In an attempt to douse controversy over Prime Minister Narendra Modi’s planned interaction with students on Teachers’ Day, Union HRD Minister Smriti Irani on Monday clarified that the participation of students in the event would be “voluntary”.
“This particular activity is voluntary in nature. If it is being politicised, then I would say it is regrettable,” Irani said when asked about the objections raised by some states over the issue. She was speaking on the sidelines of an NCERT event.
“Education is in the concurrent list. Nothing can be done without the state’s consent. It has already been discussed with the state governments,” she later said at the BJP headquarters.
Modi is scheduled to interact with around 1,000 students at the Manekshaw Auditorium on September 5. The programme, which would see Modi taking questions via video conferencing facility, would be beamed live to over 18 lakh government and private schools in the country through Doordarshan and education channels.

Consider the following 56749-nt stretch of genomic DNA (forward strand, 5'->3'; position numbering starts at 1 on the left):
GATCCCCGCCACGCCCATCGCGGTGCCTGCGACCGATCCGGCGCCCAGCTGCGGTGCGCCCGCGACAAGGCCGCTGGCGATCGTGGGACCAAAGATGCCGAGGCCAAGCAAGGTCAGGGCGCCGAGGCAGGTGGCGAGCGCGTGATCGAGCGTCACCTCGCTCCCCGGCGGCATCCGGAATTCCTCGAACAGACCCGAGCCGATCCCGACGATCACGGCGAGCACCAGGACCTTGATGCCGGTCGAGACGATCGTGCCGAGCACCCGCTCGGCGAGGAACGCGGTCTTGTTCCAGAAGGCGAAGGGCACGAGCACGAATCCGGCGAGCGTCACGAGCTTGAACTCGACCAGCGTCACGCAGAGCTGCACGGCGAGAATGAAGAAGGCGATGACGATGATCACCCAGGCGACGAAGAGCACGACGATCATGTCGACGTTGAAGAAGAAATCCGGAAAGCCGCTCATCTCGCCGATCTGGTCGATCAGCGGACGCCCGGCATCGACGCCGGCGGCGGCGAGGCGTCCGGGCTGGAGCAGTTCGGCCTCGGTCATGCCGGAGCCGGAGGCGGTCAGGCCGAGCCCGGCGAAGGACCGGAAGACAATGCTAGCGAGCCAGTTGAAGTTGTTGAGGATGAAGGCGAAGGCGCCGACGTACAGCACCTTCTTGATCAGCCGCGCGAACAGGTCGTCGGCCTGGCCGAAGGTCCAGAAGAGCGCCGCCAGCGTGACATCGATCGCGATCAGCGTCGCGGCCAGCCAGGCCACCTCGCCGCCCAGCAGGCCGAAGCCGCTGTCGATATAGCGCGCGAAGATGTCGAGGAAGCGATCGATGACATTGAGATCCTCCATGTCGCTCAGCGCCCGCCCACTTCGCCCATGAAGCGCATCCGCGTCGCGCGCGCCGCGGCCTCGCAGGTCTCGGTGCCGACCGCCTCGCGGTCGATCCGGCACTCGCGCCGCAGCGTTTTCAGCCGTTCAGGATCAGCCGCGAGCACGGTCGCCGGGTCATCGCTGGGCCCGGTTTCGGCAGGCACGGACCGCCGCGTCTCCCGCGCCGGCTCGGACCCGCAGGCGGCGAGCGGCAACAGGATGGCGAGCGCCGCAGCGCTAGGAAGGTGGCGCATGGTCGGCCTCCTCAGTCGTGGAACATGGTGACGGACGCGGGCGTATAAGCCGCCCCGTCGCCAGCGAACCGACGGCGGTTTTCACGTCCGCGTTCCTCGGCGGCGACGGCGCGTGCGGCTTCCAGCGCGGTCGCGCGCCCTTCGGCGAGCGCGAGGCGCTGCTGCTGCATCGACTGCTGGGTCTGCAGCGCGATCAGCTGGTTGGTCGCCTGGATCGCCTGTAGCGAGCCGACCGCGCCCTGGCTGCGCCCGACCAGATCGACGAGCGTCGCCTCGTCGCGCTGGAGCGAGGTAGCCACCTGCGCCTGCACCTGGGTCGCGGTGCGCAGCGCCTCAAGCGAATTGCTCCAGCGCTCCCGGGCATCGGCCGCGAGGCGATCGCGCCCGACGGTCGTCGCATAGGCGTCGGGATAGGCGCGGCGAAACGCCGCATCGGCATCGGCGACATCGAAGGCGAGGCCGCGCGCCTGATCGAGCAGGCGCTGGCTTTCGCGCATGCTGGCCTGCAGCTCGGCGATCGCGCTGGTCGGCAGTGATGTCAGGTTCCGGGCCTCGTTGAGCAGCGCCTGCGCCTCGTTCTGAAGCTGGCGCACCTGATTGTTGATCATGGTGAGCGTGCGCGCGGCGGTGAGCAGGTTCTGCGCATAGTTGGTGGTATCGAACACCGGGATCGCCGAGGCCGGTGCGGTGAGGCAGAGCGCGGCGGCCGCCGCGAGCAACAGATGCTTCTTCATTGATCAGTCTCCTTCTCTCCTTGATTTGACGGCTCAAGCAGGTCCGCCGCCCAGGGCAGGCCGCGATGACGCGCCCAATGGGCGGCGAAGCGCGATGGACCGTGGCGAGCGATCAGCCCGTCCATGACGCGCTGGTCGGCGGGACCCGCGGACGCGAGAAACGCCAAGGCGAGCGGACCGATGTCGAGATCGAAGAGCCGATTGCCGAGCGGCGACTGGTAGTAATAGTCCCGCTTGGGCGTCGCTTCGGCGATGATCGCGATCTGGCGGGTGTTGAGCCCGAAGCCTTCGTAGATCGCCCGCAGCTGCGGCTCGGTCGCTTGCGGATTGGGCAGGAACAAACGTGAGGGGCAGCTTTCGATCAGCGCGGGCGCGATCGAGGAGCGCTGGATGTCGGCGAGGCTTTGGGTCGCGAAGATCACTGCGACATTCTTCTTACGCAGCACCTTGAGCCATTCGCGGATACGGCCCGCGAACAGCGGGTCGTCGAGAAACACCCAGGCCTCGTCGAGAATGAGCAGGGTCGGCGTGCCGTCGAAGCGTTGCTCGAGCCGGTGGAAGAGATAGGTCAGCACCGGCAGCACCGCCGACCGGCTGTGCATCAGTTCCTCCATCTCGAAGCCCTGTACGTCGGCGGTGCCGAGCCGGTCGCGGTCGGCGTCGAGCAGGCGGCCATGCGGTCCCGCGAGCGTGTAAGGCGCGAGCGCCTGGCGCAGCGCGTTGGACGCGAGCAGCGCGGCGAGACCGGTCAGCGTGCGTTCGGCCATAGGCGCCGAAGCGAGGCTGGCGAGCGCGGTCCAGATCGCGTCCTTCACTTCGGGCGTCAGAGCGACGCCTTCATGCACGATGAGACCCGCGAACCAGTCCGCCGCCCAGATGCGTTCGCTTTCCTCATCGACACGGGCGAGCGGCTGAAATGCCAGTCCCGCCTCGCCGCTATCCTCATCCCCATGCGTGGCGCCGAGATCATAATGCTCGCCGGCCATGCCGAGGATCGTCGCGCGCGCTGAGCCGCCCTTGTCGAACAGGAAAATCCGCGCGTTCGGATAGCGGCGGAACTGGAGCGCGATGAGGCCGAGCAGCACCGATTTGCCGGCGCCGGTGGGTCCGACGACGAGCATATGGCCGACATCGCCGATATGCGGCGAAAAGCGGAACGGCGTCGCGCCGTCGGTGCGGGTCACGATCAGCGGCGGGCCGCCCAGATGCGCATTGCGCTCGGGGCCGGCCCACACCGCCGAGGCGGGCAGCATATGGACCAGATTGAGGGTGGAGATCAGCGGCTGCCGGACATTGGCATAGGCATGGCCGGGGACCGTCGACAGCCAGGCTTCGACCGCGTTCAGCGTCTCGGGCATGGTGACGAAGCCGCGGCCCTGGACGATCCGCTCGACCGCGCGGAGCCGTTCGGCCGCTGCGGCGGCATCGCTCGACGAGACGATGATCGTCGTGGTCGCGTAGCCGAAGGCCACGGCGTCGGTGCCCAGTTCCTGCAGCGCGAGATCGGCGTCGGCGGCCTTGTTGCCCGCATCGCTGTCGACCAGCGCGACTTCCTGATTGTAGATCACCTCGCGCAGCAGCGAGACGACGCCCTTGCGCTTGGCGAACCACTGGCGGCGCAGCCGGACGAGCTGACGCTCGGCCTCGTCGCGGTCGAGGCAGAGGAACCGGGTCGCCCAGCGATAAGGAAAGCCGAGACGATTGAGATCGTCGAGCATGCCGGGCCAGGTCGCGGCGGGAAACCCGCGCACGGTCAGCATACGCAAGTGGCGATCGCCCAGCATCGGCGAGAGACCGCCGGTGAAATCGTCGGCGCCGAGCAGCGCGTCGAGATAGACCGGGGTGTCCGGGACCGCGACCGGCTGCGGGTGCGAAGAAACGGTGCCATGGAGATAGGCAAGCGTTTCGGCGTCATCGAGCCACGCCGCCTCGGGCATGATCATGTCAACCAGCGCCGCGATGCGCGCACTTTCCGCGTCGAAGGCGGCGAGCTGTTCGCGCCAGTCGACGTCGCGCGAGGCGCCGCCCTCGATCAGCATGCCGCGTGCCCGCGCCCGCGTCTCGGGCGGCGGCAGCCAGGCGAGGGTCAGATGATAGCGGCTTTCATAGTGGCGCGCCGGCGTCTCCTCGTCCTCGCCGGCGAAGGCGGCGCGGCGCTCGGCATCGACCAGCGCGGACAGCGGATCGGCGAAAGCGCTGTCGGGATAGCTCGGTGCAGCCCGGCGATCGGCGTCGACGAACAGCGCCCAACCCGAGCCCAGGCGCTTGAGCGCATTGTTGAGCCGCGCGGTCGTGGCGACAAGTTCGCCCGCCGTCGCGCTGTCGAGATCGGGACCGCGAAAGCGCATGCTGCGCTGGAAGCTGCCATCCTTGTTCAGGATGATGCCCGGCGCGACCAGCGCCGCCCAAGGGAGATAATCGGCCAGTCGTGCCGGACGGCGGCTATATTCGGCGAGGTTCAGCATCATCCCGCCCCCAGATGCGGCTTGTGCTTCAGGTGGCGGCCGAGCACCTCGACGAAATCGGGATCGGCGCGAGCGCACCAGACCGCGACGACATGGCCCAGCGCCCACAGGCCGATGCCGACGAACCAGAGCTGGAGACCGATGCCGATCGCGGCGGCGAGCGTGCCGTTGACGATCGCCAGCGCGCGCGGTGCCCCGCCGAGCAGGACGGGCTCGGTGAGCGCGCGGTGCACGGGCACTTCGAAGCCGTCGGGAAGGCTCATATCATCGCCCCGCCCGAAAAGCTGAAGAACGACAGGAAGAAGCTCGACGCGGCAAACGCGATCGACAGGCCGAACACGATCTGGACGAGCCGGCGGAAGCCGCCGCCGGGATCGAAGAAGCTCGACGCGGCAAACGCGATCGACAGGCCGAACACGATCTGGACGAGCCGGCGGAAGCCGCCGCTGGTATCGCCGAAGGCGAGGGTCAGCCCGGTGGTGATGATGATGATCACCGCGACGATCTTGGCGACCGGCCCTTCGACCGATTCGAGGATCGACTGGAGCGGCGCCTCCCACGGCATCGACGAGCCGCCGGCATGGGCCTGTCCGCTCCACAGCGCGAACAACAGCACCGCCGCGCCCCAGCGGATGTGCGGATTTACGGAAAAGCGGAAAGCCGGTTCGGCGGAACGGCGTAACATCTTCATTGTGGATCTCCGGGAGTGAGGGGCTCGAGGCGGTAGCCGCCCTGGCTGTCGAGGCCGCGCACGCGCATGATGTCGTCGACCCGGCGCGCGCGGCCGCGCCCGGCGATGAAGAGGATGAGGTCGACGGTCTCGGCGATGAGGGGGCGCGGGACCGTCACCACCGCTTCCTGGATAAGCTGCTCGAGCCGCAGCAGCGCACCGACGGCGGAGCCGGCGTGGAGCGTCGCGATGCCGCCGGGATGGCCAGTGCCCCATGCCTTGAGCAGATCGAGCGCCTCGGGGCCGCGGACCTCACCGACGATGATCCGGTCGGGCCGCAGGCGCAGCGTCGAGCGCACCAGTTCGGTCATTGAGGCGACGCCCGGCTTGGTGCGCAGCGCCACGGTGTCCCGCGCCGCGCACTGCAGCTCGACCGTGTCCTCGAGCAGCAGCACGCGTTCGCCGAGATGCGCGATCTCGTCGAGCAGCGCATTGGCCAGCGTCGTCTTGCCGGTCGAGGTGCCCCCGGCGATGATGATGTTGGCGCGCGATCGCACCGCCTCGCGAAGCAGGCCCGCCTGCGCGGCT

Opposition-ruled states like West Bengal have opposed the exercise with its Education Minister Partha Chatterjee claiming they have little time to make the necessary arrangements for it.
Meanwhile, rejecting reports that the Centre was renaming Teachers’ Day as ‘Guru Utsav’, Irani clarified it was the name of an essay writing competition initiated by her Ministry and that September 5 would continue to be celebrated as ‘Teachers’ Day’.
“I don’t know how it all started. Those who are commenting either don’t know the facts or are doing it wilfully for political reasons,” she said. The Ministry has clarified there were no attempts to rename the day and the spot advertisements released by it on Monday refer to September 5 as “Teachers’ Day”.